Scientists from Binghamton University in the USA have developed a re-usable multi-layer microfluidic device to model the human kidney. The model incorporates a porous growth substrate, physiological fluid flow, and also allows for the passive filtration of the glomerulus.

This kidney model showed improvements over traditional 2D and 3D cell-based models, as the cells in the device exhibited more natural behaviours and allowed for the detection of adverse toxic effects from candidate drugs in a human-relevant system.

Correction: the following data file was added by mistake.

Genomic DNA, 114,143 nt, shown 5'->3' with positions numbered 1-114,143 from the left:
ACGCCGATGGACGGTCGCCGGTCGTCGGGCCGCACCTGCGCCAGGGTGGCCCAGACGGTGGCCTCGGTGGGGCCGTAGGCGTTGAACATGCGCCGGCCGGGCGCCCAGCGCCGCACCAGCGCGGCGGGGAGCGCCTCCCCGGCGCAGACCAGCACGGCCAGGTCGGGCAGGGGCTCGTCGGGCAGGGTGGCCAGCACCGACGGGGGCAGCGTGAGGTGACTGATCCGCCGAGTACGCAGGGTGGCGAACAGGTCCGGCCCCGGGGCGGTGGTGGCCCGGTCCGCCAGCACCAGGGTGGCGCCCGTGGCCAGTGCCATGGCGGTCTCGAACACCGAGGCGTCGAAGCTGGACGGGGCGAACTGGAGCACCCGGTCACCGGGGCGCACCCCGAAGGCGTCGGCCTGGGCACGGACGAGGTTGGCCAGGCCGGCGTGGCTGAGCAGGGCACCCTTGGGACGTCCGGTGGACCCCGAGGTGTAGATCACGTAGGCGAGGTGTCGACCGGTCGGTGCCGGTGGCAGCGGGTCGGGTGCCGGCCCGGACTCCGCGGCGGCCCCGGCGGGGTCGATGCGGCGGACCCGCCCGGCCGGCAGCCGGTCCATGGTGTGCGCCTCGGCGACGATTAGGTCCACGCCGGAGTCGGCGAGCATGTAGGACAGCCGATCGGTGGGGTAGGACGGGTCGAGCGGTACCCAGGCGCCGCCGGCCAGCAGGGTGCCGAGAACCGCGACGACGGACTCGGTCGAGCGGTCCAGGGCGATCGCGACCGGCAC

Through the incorporation of human kidney cells into an optimized microfluidic device, it will be possible to study and understand these adverse toxic effects before they appear in human clinical trials or pre-clinical animal studies.

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